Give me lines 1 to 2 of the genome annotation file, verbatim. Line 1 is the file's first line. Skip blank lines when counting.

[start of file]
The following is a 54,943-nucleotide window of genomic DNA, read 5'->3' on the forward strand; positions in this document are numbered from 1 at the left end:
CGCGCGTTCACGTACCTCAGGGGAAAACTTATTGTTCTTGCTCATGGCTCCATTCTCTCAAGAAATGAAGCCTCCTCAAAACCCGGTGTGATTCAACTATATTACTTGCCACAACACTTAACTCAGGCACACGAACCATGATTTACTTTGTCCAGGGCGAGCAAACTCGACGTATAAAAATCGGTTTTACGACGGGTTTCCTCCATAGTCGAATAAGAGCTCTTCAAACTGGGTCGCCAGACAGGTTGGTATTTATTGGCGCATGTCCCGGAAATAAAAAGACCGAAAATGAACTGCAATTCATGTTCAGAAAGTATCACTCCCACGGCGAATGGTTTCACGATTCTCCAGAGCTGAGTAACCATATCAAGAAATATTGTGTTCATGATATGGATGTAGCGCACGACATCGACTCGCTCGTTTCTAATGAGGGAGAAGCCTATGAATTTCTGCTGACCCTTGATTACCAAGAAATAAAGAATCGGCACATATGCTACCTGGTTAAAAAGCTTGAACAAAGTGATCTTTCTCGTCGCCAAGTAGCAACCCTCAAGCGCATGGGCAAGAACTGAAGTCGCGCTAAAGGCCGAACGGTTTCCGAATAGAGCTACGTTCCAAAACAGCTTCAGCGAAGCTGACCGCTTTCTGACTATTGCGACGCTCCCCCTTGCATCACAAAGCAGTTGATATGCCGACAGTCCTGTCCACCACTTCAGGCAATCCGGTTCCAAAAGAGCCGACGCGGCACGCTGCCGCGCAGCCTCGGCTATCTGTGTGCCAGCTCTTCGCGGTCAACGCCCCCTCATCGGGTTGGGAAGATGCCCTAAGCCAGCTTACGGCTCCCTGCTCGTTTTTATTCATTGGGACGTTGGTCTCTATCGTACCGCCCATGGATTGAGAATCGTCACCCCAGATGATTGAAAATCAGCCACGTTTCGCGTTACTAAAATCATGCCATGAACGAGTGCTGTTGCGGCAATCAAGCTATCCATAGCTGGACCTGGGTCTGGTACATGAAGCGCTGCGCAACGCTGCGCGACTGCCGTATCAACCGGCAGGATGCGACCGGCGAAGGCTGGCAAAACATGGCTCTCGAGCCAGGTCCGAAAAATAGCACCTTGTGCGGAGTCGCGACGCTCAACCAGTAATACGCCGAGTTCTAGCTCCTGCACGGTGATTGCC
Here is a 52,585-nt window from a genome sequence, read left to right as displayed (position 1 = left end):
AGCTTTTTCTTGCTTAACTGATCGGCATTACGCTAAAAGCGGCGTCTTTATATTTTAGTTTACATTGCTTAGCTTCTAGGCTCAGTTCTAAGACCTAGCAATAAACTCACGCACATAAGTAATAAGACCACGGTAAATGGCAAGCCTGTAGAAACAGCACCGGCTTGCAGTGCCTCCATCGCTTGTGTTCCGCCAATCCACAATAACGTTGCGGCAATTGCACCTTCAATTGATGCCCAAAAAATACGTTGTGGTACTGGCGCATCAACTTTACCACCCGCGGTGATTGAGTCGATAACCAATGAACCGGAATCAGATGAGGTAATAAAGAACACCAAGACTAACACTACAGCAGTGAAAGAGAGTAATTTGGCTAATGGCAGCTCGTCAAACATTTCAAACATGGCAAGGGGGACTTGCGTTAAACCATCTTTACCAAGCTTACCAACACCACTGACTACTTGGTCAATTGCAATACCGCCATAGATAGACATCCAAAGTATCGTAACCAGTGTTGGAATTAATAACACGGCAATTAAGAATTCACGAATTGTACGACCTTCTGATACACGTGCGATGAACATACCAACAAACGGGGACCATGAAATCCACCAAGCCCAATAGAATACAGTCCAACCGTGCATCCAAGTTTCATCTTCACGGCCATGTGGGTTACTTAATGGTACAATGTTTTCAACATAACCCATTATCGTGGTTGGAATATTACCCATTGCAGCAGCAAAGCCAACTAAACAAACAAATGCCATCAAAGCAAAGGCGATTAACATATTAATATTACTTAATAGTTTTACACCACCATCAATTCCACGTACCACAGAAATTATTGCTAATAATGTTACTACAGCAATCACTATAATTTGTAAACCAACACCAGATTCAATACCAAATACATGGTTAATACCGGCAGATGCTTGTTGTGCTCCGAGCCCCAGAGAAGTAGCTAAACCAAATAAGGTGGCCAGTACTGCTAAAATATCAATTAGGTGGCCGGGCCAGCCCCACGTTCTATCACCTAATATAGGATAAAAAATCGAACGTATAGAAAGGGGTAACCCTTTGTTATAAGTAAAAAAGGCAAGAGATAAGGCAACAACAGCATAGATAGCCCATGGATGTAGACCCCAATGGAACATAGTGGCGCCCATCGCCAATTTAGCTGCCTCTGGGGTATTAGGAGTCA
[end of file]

The following is a 54,943-nucleotide window of genomic DNA, read 5'->3' on the forward strand; positions in this document are numbered from 1 at the left end:
CGCGCGTTCACGTACCTCAGGGGAAAACTTATTGTTCTTGCTCATGGCTCCATTCTCTCAAGAAATGAAGCCTCCTCAAAACCCGGTGTGATTCAACTATATTACTTGCCACAACACTTAACTCAGGCACACGAACCATGATTTACTTTGTCCAGGGCGAGCAAACTCGACGTATAAAAATCGGTTTTACGACGGGTTTCCTCCATAGTCGAATAAGAGCTCTTCAAACTGGGTCGCCAGACAGGTTGGTATTTATTGGCGCATGTCCCGGAAATAAAAAGACCGAAAATGAACTGCAATTCATGTTCAGAAAGTATCACTCCCACGGCGAATGGTTTCACGATTCTCCAGAGCTGAGTAACCATATCAAGAAATATTGTGTTCATGATATGGATGTAGCGCACGACATCGACTCGCTCGTTTCTAATGAGGGAGAAGCCTATGAATTTCTGCTGACCCTTGATTACCAAGAAATAAAGAATCGGCACATATGCTACCTGGTTAAAAAGCTTGAACAAAGTGATCTTTCTCGTCGCCAAGTAGCAACCCTCAAGCGCATGGGCAAGAACTGAAGTCGCGCTAAAGGCCGAACGGTTTCCGAATAGAGCTACGTTCCAAAACAGCTTCAGCGAAGCTGACCGCTTTCTGACTATTGCGACGCTCCCCCTTGCATCACAAAGCAGTTGATATGCCGACAGTCCTGTCCACCACTTCAGGCAATCCGGTTCCAAAAGAGCCGACGCGGCACGCTGCCGCGCAGCCTCGGCTATCTGTGTGCCAGCTCTTCGCGGTCAACGCCCCCTCATCGGGTTGGGAAGATGCCCTAAGCCAGCTTACGGCTCCCTGCTCGTTTTTATTCATTGGGACGTTGGTCTCTATCGTACCGCCCATGGATTGAGAATCGTCACCCCAGATGATTGAAAATCAGCCACGTTTCGCGTTACTAAAATCATGCCATGAACGAGTGCTGTTGCGGCAATCAAGCTATCCATAGCTGGACCTGGGTCTGGTACATGAAGCGCTGCGCAACGCTGCGCGACTGCCGTATCAACCGGCAGGATGCGACCGGCGAAGGCTGGCAAAACATGGCTCTCGAGCCAGGTCCGAAAAATAGCACCTTGTGCGGAGTCGCGACGCTCAACCAGTAATACGCCGAGTTCTAGCTCCTGCACGGTGATTGCC